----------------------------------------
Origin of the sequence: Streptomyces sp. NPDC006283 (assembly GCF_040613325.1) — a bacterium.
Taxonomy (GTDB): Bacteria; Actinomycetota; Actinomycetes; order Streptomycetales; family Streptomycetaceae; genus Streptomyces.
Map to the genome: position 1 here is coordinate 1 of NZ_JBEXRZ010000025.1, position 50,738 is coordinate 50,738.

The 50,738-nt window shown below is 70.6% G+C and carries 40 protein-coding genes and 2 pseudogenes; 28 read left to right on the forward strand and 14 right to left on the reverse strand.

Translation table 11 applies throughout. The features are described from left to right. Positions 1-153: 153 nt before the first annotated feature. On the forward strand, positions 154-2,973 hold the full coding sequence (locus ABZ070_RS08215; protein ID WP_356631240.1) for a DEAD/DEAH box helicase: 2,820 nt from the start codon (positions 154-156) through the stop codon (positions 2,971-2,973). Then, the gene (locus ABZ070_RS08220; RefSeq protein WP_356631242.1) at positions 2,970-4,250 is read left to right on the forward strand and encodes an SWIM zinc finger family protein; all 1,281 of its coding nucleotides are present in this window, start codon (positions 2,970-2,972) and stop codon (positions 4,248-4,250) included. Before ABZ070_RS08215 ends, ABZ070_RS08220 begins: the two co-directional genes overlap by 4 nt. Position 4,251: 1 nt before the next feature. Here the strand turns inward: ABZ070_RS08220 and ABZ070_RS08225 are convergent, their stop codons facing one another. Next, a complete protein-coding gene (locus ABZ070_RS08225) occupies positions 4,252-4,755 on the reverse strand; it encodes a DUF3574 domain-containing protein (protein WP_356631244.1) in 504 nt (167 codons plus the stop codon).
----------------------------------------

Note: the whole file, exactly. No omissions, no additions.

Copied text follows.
Origin of the sequence: Streptomyces sp. NPDC006283 (assembly GCF_040613325.1) — a bacterium.
Taxonomy (GTDB): Bacteria; Actinomycetota; Actinomycetes; order Streptomycetales; family Streptomycetaceae; genus Streptomyces.
Map to the genome: position 1 here is coordinate 1 of NZ_JBEXRZ010000025.1, position 50,738 is coordinate 50,738.

The 50,738-nt window shown below is 70.6% G+C and carries 40 protein-coding genes and 2 pseudogenes; 28 read left to right on the forward strand and 14 right to left on the reverse strand.

Translation table 11 applies throughout. The features are described from left to right. Positions 1-153: 153 nt before the first annotated feature. On the forward strand, positions 154-2,973 hold the full coding sequence (locus ABZ070_RS08215; protein ID WP_356631240.1) for a DEAD/DEAH box helicase: 2,820 nt from the start codon (positions 154-156) through the stop codon (positions 2,971-2,973). Then, the gene (locus ABZ070_RS08220; RefSeq protein WP_356631242.1) at positions 2,970-4,250 is read left to right on the forward strand and encodes an SWIM zinc finger family protein; all 1,281 of its coding nucleotides are present in this window, start codon (positions 2,970-2,972) and stop codon (positions 4,248-4,250) included. Before ABZ070_RS08215 ends, ABZ070_RS08220 begins: the two co-directional genes overlap by 4 nt. Position 4,251: 1 nt before the next feature. Here the strand turns inward: ABZ070_RS08220 and ABZ070_RS08225 are convergent, their stop codons facing one another. Next, a complete protein-coding gene (locus ABZ070_RS08225) occupies positions 4,252-4,755 on the reverse strand; it encodes a DUF3574 domain-containing protein (protein WP_356631244.1) in 504 nt (167 codons plus the stop codon).